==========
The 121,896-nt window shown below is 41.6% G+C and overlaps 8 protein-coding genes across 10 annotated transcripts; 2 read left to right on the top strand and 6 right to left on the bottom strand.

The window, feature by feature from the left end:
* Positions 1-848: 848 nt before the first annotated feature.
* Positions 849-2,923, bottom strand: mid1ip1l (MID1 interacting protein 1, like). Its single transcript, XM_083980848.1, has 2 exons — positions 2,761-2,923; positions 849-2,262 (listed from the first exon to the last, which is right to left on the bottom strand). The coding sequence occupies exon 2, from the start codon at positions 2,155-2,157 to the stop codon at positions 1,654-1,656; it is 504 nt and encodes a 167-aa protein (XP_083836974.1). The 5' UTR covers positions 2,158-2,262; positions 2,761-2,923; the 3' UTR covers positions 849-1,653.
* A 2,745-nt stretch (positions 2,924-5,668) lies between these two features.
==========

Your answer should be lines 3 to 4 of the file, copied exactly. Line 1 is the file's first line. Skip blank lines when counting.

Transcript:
* Positions 1-848: 848 nt before the first annotated feature.
* Positions 849-2,923, bottom strand: mid1ip1l (MID1 interacting protein 1, like). Its single transcript, XM_083980848.1, has 2 exons — positions 2,761-2,923; positions 849-2,262 (listed from the first exon to the last, which is right to left on the bottom strand). The coding sequence occupies exon 2, from the start codon at positions 2,155-2,157 to the stop codon at positions 1,654-1,656; it is 504 nt and encodes a 167-aa protein (XP_083836974.1). The 5' UTR covers positions 2,158-2,262; positions 2,761-2,923; the 3' UTR covers positions 849-1,653.